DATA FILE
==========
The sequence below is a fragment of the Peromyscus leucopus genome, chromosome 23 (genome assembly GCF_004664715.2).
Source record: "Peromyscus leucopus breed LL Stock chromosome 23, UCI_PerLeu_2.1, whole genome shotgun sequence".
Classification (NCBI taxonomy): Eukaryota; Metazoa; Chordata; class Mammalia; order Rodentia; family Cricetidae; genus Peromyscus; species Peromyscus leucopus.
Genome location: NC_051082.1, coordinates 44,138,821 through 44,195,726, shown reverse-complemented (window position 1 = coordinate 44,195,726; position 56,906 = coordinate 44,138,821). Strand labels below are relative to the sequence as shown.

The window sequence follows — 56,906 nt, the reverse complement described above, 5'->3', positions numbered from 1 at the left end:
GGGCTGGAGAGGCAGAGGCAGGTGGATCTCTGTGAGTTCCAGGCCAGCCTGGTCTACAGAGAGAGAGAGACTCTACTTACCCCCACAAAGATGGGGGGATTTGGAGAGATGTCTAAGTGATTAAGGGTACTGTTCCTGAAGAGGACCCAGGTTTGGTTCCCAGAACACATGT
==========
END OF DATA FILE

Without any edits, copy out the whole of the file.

The sequence below is a fragment of the Peromyscus leucopus genome, chromosome 23 (genome assembly GCF_004664715.2).
Source record: "Peromyscus leucopus breed LL Stock chromosome 23, UCI_PerLeu_2.1, whole genome shotgun sequence".
Classification (NCBI taxonomy): Eukaryota; Metazoa; Chordata; class Mammalia; order Rodentia; family Cricetidae; genus Peromyscus; species Peromyscus leucopus.
Genome location: NC_051082.1, coordinates 44,138,821 through 44,195,726, shown reverse-complemented (window position 1 = coordinate 44,195,726; position 56,906 = coordinate 44,138,821). Strand labels below are relative to the sequence as shown.

The window sequence follows — 56,906 nt, the reverse complement described above, 5'->3', positions numbered from 1 at the left end:
GGGCTGGAGAGGCAGAGGCAGGTGGATCTCTGTGAGTTCCAGGCCAGCCTGGTCTACAGAGAGAGAGAGACTCTACTTACCCCCACAAAGATGGGGGGATTTGGAGAGATGTCTAAGTGATTAAGGGTACTGTTCCTGAAGAGGACCCAGGTTTGGTTCCCAGAACACATGT